As a former teacher, I know that pedagogical innovations must be built as carefully as space technology; what seems good in the lab can easily explode on contact with the complex, dynamic environment of a classroom.
The solution is to partner with the experts, so I bounce back and forth between the lab and the classroom. I work with teachers to iterate and re-iterate an approach that integrates powerful psychology, is robust enough to survive its “entry” into the classroom, and, frankly, doesn’t annoy teachers. This last bit is key.
The innovation I’m working on is major. The design demands are extensive, because I believe we need a seismic shift. No more curricular add ons, special programs, and extra classrooms. No more clutter. We need to evolve the very way we see students, feel about them, motivate them, and speak to them. Open your psychology book to page one – motivation, mindset, and competence psychology works best when taught in applied settings.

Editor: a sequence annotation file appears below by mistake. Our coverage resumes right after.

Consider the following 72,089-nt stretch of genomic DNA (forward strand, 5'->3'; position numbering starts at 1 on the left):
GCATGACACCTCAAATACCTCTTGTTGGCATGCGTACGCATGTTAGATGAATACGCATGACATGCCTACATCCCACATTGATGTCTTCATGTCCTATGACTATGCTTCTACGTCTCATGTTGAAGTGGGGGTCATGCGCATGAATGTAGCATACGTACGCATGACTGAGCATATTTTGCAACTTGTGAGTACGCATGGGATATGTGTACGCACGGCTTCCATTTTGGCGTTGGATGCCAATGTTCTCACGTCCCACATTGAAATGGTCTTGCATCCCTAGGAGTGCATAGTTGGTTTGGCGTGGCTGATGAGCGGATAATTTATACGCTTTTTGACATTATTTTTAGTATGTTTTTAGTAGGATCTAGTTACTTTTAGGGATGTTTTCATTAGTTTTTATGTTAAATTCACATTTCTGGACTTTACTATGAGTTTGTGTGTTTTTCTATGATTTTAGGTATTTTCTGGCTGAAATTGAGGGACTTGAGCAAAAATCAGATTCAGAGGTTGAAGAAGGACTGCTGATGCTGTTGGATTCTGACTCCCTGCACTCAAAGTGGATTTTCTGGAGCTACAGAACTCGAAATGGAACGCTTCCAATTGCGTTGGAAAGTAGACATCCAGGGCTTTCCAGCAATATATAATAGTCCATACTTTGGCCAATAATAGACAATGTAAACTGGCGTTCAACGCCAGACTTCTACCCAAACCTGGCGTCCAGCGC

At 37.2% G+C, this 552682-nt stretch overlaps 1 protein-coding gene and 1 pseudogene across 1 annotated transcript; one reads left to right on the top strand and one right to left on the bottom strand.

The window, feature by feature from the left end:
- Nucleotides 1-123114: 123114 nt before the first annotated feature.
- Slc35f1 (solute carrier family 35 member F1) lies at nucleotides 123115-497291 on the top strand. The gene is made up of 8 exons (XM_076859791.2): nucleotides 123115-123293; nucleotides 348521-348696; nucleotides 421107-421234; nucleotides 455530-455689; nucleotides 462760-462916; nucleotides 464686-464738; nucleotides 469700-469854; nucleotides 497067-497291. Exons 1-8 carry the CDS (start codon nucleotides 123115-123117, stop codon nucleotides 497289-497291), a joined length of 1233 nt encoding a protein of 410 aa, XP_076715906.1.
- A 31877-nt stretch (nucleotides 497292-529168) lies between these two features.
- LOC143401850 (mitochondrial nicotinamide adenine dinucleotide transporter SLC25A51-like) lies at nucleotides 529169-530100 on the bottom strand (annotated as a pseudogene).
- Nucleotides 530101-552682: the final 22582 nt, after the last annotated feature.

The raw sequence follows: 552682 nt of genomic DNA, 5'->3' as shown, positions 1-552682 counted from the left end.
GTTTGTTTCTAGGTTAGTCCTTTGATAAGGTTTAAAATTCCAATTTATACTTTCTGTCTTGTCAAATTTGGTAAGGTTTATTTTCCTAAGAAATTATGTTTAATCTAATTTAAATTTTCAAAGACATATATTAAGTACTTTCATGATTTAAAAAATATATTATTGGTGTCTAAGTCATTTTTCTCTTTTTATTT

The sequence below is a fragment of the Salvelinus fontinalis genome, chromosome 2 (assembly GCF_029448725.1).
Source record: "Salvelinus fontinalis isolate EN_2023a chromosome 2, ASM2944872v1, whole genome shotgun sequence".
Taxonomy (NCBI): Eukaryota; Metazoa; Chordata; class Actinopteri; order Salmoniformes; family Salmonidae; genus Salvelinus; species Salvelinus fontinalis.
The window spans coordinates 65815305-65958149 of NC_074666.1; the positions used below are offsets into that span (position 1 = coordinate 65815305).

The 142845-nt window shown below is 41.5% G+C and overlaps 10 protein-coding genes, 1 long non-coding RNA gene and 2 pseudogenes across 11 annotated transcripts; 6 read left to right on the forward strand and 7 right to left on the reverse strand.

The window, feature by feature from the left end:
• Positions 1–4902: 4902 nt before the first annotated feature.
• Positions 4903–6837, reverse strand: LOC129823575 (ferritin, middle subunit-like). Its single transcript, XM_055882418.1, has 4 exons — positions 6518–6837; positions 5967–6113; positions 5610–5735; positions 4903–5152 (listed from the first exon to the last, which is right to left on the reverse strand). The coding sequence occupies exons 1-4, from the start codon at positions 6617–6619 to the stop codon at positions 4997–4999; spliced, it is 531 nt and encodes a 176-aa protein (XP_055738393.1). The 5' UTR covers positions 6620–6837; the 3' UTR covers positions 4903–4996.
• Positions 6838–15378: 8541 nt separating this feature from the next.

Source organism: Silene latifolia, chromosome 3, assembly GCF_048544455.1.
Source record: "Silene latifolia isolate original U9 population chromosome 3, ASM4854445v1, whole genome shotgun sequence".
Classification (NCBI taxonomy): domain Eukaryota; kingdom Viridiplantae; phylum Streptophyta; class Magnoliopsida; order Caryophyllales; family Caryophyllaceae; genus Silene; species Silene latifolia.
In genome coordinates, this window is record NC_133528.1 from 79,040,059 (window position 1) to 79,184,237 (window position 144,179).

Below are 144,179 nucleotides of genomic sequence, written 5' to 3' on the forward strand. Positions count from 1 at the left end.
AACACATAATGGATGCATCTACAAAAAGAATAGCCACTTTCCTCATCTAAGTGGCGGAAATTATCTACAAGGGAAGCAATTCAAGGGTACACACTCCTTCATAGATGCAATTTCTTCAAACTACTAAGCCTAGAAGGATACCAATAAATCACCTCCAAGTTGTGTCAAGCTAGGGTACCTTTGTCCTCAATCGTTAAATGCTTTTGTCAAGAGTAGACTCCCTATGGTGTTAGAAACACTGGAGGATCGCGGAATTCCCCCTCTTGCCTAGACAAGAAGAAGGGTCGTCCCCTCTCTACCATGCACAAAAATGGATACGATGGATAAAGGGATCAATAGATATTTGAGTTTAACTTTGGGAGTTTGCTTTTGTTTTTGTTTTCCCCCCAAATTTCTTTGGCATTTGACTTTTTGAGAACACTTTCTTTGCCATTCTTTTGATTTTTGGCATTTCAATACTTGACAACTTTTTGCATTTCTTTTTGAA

We need an adaptive, integrated, ground level change, meant to be used every day, all day, so it has to fit like a glove. Or… a whole outfit. It can’t be too tight. It can’t ride up. It can’t have a falling down zipper or be like those socks that slip down into your shoes. It also can’t be like a giant Canada’s Wonderland puppy costume that you can’t even see out of, that is stifling, or that makes you clumsy and slow. Teachers are just too damn active and busy to use a sloppy intervention.
It needs to be like the outfits designed for superheroes. Remember Edna Mode from the Incredibles? Sometimes I feel like her – trying to create something incredible enough for a teacher.